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U.S. must take lead in tackling arms trade

By Rachel Stohl
updated 1:11 PM EST, Tue December 23, 2014
An Amnesty International demonstrator outside the White House urges strong support for the Arms Trade Treaty in 2013.
An Amnesty International demonstrator outside the White House urges strong support for the Arms Trade Treaty in 2013.
  • Conventional weapons are often overlooked in headlines, Rachel Stohl says
  • Stohl: Arms Trade Treaty enters into force this week
  • U.S. must take leadership role, she says

Editor's note: Rachel Stohl is a senior associate with the Managing Across Boundaries Initiative at the Stimson Center, a nonprofit and nonpartisan think tank that studies peace and security challenges around the world. She was a consultant to the U.N. Arms Trade Treaty process. The views expressed are her own.

(CNN) -- ISIS, al Qaeda, weapons of mass destruction -- it's easy to understand why these threats to global stability consistently make the headlines. But it doesn't take a nuclear device to devastate countries. While the international community has mobilized to tackle global threats posed by terrorism and nuclear proliferation, hundreds of thousands of people have already been killed by conventional weapons that have largely been overlooked by headlines and policymakers.

Despite the immeasurable human suffering caused from Latin America to the Middle East by conventional weapons such as machine guns and grenade launchers, it has been an uphill battle to generate the international will to control and regulate this trade -- until now.

Rachel Stohl
Rachel Stohl

After years of difficult negotiations, governments joined together to adopt the Arms Trade Treaty. The treaty, which enters into force this week, is the only global, legally binding defense against the irresponsible and largely unregulated international arms trade. I spent more than five years advising the United Nations and the diplomats that drafted it, and the treaty has enjoyed widespread global support since the U.N. General Assembly adopted it in April 2013. Indeed, only three countries opposed its adoption: Iran, Syria and North Korea.

And it's a good treaty. It's not a perfect one, but for the first time, the estimated $85 billion annual trade will have clear rules: outright prohibition of some arms transfers, greater scrutiny over others and government obligations to consider whether a transfer would contribute to violations of international humanitarian law, human rights law or be used to commit gender-based violence before a transfer is granted.

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In short, the treaty represents a global foundation from which countries can build and adapt their own policies. And, by formalizing the global rules of the road to help prevent powerful weapons from falling into the hands of bad actors, the security of the United States and our allies will be strengthened.

So why is the United States suddenly absent from the front lines of recent discussions to shape the treaty's future?

To its credit, the Obama administration actively participated in treaty negotiations, demanding that the text meet U.S. requirements, including that there be no change in U.S. law. These concessions allowed the United States to sign the treaty three months after it was opened for signature, and as a result the United States maintained that it wanted to be part of the treaty and help plan for its future.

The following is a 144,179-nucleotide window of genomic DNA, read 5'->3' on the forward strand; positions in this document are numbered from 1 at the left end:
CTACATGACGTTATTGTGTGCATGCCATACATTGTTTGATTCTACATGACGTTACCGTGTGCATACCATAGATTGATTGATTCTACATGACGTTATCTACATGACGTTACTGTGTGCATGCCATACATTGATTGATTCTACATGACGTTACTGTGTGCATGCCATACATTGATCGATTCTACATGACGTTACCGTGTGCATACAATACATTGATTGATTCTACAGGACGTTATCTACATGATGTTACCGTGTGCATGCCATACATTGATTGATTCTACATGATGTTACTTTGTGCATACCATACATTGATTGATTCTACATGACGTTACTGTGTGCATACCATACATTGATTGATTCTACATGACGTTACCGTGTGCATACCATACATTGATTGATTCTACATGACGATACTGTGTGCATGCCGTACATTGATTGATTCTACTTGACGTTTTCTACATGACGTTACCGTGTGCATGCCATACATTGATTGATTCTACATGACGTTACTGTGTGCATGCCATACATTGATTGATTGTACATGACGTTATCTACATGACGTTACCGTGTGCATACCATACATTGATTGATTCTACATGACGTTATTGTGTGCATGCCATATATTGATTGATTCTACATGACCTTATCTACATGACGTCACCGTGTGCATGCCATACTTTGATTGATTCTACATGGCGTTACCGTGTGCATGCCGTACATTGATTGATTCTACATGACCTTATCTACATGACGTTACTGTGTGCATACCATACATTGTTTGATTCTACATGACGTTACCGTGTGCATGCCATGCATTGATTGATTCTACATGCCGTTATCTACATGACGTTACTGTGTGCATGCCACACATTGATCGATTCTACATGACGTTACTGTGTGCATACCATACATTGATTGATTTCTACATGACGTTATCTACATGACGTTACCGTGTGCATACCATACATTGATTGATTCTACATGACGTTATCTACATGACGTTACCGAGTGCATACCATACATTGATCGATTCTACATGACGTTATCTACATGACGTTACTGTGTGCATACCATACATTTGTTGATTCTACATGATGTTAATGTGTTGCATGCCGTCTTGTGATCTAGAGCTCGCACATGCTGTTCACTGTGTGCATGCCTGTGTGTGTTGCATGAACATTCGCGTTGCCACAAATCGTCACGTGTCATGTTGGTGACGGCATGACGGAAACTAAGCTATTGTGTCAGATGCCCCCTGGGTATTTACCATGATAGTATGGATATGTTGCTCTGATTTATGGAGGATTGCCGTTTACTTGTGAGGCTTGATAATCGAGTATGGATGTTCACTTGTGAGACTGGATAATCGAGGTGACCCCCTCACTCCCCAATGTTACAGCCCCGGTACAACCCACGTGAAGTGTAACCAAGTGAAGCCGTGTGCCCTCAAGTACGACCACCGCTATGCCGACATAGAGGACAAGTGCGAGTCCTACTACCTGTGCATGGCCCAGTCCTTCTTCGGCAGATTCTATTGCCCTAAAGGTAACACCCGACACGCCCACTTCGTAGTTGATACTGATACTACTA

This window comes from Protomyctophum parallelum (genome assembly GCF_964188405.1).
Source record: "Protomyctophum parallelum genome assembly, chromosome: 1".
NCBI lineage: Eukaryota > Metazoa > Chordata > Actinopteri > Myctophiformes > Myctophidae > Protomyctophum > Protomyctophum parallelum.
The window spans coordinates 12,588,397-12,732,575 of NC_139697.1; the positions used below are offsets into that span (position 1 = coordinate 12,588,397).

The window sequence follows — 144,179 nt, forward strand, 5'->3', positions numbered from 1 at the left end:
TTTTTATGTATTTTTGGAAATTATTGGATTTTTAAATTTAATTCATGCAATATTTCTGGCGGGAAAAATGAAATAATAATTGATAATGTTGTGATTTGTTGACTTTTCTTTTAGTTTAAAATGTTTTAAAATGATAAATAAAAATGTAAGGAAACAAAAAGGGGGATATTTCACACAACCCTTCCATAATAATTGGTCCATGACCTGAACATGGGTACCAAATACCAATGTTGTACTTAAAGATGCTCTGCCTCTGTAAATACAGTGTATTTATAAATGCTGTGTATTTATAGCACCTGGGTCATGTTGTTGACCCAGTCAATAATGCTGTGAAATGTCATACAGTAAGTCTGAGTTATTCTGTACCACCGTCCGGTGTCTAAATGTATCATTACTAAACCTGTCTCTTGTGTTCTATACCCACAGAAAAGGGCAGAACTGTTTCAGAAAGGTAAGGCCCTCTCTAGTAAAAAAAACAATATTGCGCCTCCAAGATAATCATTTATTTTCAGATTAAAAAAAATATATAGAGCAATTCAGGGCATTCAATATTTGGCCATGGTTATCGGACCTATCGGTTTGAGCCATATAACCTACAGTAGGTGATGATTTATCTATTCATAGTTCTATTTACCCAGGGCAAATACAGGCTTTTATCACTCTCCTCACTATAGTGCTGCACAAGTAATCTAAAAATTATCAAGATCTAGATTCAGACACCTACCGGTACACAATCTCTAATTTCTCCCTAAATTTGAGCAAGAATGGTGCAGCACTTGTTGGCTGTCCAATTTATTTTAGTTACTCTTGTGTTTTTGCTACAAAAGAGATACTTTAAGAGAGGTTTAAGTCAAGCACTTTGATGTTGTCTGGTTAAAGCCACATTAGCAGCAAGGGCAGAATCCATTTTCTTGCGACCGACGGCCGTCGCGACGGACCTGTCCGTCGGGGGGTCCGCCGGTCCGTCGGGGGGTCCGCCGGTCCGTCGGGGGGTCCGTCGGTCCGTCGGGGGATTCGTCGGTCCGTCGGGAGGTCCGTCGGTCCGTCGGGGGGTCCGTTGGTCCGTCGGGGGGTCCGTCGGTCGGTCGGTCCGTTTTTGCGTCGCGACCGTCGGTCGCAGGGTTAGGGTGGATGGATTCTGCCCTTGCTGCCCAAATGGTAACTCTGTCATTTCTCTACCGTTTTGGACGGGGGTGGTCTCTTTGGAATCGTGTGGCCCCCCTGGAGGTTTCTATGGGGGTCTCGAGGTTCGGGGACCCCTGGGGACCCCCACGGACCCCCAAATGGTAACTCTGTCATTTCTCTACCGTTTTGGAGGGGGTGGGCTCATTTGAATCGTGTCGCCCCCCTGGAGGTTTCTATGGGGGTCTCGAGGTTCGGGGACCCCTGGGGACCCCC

Yet at a meeting to discuss the future of the Arms Trade Treaty last month in Berlin, the United States was conspicuously absent. The Obama administration said it skipped the gathering because it was protesting the decision not to allow all U.S. civil society organizations and industry into the meeting. The Berlin meeting was only open to those organizations that could demonstrate a record of actively promoting the Arms Trade Treaty and supporting its objectives and purpose, preventing groups that have worked to try to undermine the treaty, such as the National Rifle Association, from admission.

As a result, other governments are now questioning the depth of U.S. commitment to the treaty. And while missing one meeting may not harm the United States moving forward, its strong-arm tactics hardly seems constructive. Insisting other governments give in to U.S. demands and open the meeting to treaty opponents and nonsignatories alienates treaty supporters. After all, the treaty is no longer being negotiated -- after Wednesday it is international law, and it is time to set the treaty up for success in the long term.

Of course, the Arms Trade Treaty is far from a panacea -- it is not going to put an end to all global illicit arms transfers. But it will help states develop laws, regulations and good practice to inhibit illegal and irresponsible transfers and better regulate the legitimate flow of weapons to help reduce human suffering.

The U.S. reluctance to engage constructively is all the more disappointing because it has good practices and experiences on the arms trade to promote and share with other countries, and also, as the largest arms producer and exporter, its views and actions carry significant weight internationally.

This treaty has been years in the making, and will help address an issue that is far too often overlooked. The United States should therefore embrace the leadership platform -- something it can't do from the sidelines.

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